The gap shrank 4.1 percent to $56.8 billion from a revised $59.2 billion in May that was smaller than previously estimated, the Commerce Department said today in Washington.
The increase in demand from overseas signals manufacturers like Caterpillar Inc. may be better able to withstand a slump in U.S. sales and an increase in oil prices. Slowing demand for imported goods excluding petroleum means trade will keep helping the economy after making its biggest contribution to growth in 28 years last quarter.
A weaker dollar has helped stoke American exports. The currency has slumped 24 percent versus the euro in the past five years. The dollar has recouped some losses in the past four weeks as the outlook for Europe's economy dimmed. It was little changed after today's figures, at $1.4941 at 8:40 a.m. in New York.
Exports increased 4 percent, the biggest percentage jump since February 2004, to $164.4 billion, led by record overseas sales of food, industrial supplies, capital goods and consumer goods.
Imports rose 1.8 percent to $221.2 billion after increasing 0.3 percent in May. The import figures reflected a record $44.5 billion in purchases of foreign petroleum as well as record purchases of industrial supplies from overseas and increased demand for foreign-made autos and parts.
After eliminating the influence of price changes, the trade deficit narrowed to $39.1 billion, the lowest since December 2001, from $43.5 billion in May. Those are the numbers used to calculate gross domestic product and may prompt economists and the government to increase their estimates of second-quarter growth. Excluding the effect of prices, non-petroleum imports declined during June.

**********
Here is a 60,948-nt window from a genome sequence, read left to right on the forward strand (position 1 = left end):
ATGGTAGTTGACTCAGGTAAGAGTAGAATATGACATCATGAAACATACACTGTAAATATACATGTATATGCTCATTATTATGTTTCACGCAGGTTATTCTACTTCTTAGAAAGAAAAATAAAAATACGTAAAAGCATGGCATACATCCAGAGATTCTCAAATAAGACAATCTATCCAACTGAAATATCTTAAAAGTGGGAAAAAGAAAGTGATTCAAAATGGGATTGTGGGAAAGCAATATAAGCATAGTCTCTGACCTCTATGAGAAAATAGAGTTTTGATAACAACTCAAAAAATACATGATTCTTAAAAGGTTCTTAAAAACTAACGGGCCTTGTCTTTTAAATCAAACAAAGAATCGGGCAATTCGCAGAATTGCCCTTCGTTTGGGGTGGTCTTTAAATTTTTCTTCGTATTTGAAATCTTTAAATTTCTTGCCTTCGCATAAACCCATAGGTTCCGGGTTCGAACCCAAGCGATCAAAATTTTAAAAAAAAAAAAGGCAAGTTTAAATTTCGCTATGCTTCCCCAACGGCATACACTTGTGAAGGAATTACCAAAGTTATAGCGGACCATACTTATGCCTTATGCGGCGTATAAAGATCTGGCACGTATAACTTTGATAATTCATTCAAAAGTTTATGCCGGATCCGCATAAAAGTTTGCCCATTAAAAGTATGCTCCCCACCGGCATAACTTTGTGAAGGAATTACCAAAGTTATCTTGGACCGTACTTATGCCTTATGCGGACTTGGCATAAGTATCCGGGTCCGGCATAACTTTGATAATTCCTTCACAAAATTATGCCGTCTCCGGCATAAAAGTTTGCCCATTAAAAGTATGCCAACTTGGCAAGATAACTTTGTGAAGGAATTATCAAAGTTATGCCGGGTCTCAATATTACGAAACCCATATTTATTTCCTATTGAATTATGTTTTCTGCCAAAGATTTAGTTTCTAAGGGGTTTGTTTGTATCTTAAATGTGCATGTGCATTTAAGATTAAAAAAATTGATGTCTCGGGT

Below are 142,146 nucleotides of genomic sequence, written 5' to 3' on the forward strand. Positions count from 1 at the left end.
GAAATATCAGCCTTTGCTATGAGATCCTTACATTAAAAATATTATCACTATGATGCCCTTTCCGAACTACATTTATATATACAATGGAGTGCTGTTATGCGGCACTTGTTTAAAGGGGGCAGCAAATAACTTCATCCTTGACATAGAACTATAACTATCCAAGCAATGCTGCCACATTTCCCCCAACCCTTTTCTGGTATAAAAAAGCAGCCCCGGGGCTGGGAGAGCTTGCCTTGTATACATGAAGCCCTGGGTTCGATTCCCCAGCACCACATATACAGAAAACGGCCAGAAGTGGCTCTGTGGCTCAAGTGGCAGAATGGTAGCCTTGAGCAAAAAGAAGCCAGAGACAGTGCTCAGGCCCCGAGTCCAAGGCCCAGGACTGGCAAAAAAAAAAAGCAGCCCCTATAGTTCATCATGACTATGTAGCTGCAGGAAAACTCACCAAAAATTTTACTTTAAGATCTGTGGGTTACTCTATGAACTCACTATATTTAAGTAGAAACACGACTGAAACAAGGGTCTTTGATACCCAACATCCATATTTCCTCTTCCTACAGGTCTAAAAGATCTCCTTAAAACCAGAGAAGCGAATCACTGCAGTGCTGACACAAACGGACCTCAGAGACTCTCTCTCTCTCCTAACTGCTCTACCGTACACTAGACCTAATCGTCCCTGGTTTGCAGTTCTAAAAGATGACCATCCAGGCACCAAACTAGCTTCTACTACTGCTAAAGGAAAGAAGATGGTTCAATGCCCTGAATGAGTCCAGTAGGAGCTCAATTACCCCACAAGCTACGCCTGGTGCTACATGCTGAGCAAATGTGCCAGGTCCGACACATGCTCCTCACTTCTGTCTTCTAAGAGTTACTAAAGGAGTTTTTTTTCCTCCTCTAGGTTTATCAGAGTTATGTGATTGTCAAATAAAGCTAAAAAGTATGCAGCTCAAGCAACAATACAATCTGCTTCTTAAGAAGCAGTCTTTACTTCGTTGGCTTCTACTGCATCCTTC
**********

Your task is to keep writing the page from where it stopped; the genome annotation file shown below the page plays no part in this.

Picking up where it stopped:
Commerce estimated on July 31 that the narrowest trade deficit in seven years added 2.42 percentage points to growth, the most since 1980, and prevented the U.S. economy from shrinking in the second quarter. Excluding the effect of trade, the economy would have contracted at a 0.5 percent pace, instead of expanding 1.9 percent.
The trade gap with China widened to $21.4 billion from $21 billion in the prior month. Some U.S. lawmakers accuse China of keeping its currency undervalued to boost exports.
U.S. Treasury Secretary Henry Paulson, writing this month on the Web site of Foreign Affairs magazine, said yuan strengthening still has ``much further to go.'' Of the advance since a fixed-exchange rate ended in July 2005, Paulson said 70 percent has come about after he initiated semiannual economic talks with China in 2006.
The deficit with the Organization of Petroleum Exporting Countries expanded by $200 million to a record $18.1 billion.
The U.S. trade deficits with Canada, Japan and the European Union widened. The gap with Mexico shrank as exports to that country reached a record.
U.S. manufacturers have received a boost from export orders as economies overseas grew and the dollar weakened.
Caterpillar, the world's largest maker of earthmoving equipment, said July 22 that second-quarter profit climbed 34 percent, helped by demand in China and the Middle East. Developing markets this year may grow more than six times as fast as in North America, where the U.S. may find it hard ``to avoid a recession,'' Chief Executive Officer Jim Owens said in a statement.
As economic growth in Japan, Germany and other major trading partners weakens and the dollar rebounds, the outlook for exports has softened. The trade-weighted dollar index yesterday rose to the highest level since February.
Harvard University economist Martin Feldstein, a member of the committee that charts the American business cycles, said yesterday the U.S. dollar is cushioning the slowing in the economy and the currency has further to fall.
The Institute for Supply Management's index of new export orders for manufacturers fell to 54 last month, the lowest level this year. Fifty is the divi...